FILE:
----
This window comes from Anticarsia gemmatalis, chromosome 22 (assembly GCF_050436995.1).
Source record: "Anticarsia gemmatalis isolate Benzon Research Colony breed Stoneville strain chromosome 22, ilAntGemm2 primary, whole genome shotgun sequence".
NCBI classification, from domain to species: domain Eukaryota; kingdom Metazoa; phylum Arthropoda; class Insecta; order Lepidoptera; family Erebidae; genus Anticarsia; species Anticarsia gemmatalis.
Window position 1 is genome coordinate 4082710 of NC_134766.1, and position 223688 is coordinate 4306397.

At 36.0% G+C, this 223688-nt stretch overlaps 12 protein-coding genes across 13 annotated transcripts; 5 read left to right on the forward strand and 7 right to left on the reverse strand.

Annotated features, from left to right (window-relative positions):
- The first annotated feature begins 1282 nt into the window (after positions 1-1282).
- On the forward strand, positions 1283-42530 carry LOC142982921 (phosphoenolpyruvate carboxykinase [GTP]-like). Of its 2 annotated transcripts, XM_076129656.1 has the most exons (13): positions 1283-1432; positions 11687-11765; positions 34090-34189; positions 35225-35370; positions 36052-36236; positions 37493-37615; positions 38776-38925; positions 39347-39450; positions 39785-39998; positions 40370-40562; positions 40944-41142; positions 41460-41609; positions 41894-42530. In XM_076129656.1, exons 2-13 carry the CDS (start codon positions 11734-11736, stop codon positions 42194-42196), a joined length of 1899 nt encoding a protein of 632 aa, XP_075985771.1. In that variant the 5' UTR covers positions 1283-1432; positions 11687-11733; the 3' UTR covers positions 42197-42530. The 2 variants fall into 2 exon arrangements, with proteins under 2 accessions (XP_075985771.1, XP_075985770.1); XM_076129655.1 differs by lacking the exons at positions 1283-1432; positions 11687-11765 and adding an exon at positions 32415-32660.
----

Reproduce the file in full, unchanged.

This window comes from Anticarsia gemmatalis, chromosome 22 (assembly GCF_050436995.1).
Source record: "Anticarsia gemmatalis isolate Benzon Research Colony breed Stoneville strain chromosome 22, ilAntGemm2 primary, whole genome shotgun sequence".
NCBI classification, from domain to species: domain Eukaryota; kingdom Metazoa; phylum Arthropoda; class Insecta; order Lepidoptera; family Erebidae; genus Anticarsia; species Anticarsia gemmatalis.
Window position 1 is genome coordinate 4082710 of NC_134766.1, and position 223688 is coordinate 4306397.

At 36.0% G+C, this 223688-nt stretch overlaps 12 protein-coding genes across 13 annotated transcripts; 5 read left to right on the forward strand and 7 right to left on the reverse strand.

Annotated features, from left to right (window-relative positions):
- The first annotated feature begins 1282 nt into the window (after positions 1-1282).
- On the forward strand, positions 1283-42530 carry LOC142982921 (phosphoenolpyruvate carboxykinase [GTP]-like). Of its 2 annotated transcripts, XM_076129656.1 has the most exons (13): positions 1283-1432; positions 11687-11765; positions 34090-34189; positions 35225-35370; positions 36052-36236; positions 37493-37615; positions 38776-38925; positions 39347-39450; positions 39785-39998; positions 40370-40562; positions 40944-41142; positions 41460-41609; positions 41894-42530. In XM_076129656.1, exons 2-13 carry the CDS (start codon positions 11734-11736, stop codon positions 42194-42196), a joined length of 1899 nt encoding a protein of 632 aa, XP_075985771.1. In that variant the 5' UTR covers positions 1283-1432; positions 11687-11733; the 3' UTR covers positions 42197-42530. The 2 variants fall into 2 exon arrangements, with proteins under 2 accessions (XP_075985771.1, XP_075985770.1); XM_076129655.1 differs by lacking the exons at positions 1283-1432; positions 11687-11765 and adding an exon at positions 32415-32660.